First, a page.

How Does the Fed's Interest Rate Hike Affect Home Buyers?
Are you buying a house in the new year? If so, the decision by the Federal Reserve to raise interest rates could affect you. How will this impact your home-buying abilities?
What Has Happened to the Interest Rate?
Since the Federal Reserve lifted its benchmark short-term interest rate for the third time in 2017, it seems likely that credit card payments, home equity loans, and payments on adjustable-rate mortgages will increase. The interest rate changed by a quarter of a percentage point. For those who own a home, it is not so much the impact of a single increase that can be damaging to budgets but the impact of many increases over the course of time that can throw your budget off.
The Impact on Variable Rate Mortgages
Existing homeowners will feel the impact of interest rate changes in their variable or adjustable rate mortgages. If you have an adjustable-rate mortgage, your interest rate is linked to the prime rate, which is connected to the key rate that the Federal Reserve sets. While adjustable rate mortgages are often lower than fixed-rate mortgages, a mortgage with a variable rate carries with it the uncertainty that comes from being connected to changing interest rates. Rates on adjustable-rate mortgages change annually, and with three quarter-point changes in the last year, there will be a small but significant change in homeowners' mortgage rates. For every $100,000 owed, that is approximately a $42 change per month. If your mortgage is low, that will not be a huge hit, but if you owe a lot on your mortgage, that change will be significant.
Are You Thinking of Buying a House?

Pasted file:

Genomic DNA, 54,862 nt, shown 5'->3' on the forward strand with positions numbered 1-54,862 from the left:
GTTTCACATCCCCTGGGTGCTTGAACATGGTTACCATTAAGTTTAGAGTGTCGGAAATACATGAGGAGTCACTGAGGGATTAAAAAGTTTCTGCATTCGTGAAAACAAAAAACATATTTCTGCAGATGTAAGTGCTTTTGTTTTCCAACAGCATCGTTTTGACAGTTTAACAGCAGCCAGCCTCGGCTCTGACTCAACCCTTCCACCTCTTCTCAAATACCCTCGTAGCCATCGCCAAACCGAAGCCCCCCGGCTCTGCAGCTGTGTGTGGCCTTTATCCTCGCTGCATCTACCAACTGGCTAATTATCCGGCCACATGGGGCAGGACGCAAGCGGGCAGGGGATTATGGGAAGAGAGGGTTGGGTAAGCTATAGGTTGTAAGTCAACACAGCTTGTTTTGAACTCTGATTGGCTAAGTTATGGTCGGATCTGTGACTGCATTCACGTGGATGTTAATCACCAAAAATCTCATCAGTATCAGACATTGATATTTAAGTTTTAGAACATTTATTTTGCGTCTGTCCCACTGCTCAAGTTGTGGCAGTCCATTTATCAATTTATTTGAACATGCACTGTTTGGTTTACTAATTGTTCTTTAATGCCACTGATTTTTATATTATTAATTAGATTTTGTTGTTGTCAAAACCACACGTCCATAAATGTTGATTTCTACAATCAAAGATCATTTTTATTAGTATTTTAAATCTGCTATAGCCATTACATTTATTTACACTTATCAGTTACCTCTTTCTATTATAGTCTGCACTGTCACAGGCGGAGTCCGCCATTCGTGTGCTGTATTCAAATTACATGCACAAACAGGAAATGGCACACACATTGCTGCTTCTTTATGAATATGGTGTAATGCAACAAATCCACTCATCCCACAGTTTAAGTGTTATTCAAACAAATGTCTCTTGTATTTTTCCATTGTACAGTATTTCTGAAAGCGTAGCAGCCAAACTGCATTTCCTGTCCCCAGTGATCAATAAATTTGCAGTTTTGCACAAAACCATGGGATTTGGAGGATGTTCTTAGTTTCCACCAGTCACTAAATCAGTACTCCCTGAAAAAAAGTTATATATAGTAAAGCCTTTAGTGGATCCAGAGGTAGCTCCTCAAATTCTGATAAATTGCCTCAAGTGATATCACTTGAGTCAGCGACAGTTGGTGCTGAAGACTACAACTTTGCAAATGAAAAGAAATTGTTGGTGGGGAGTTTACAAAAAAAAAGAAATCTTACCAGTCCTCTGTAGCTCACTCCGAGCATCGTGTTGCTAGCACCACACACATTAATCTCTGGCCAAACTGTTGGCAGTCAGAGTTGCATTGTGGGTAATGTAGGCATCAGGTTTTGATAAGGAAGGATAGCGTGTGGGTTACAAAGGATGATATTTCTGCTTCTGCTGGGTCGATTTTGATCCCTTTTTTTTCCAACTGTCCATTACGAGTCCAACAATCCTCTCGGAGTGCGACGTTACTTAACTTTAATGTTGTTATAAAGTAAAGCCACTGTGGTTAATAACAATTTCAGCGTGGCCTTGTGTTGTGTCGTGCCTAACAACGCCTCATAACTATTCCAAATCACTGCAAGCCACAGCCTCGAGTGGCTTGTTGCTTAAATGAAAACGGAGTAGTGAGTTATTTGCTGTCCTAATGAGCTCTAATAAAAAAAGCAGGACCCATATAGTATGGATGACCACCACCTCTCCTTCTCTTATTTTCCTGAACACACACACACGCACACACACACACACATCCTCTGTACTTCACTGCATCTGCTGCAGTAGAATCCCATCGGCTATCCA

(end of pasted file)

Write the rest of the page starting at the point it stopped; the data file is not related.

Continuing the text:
What is the prognosis for new home buyers? New buyers may choose to buy a home with a fixed-rate rather than a variable rate mortgage if they are concerned about the rise in interest rates. This locks them into a specific mortgage rate for years. Usually, mortgage rates depend more on the 10-year Treasury yield than on the federal funds rate. However, home buyers may choose to leap into the housing market earlier rather than later, just to lock in a lower fixed-rate mortgage. Those who purchased a home earlier in 2017 are smiling now as interest rates rise. If you are thinking of buying a house, this is something to consider.
What About Your Other Debt?
An increase in interest rates is a time to reflect on your debt. If you have a home equity line of credit that is running a high balance and a credit card that you use to its maximum, an increase of a quarter of a percentage point may not seem like much, but it could be a factor in your decision to find a new home. Higher expenses can drown your budget, and you could consider buying a house in a less expensive area if these expenses are just too much.
At Open for Homes, we want you to enjoy the experience of buying a house. We know that it can be difficult to find information on your options. That is why we have created the blog at Open For Homes to provide you with the information that you need as you buy, rent, or sell your home.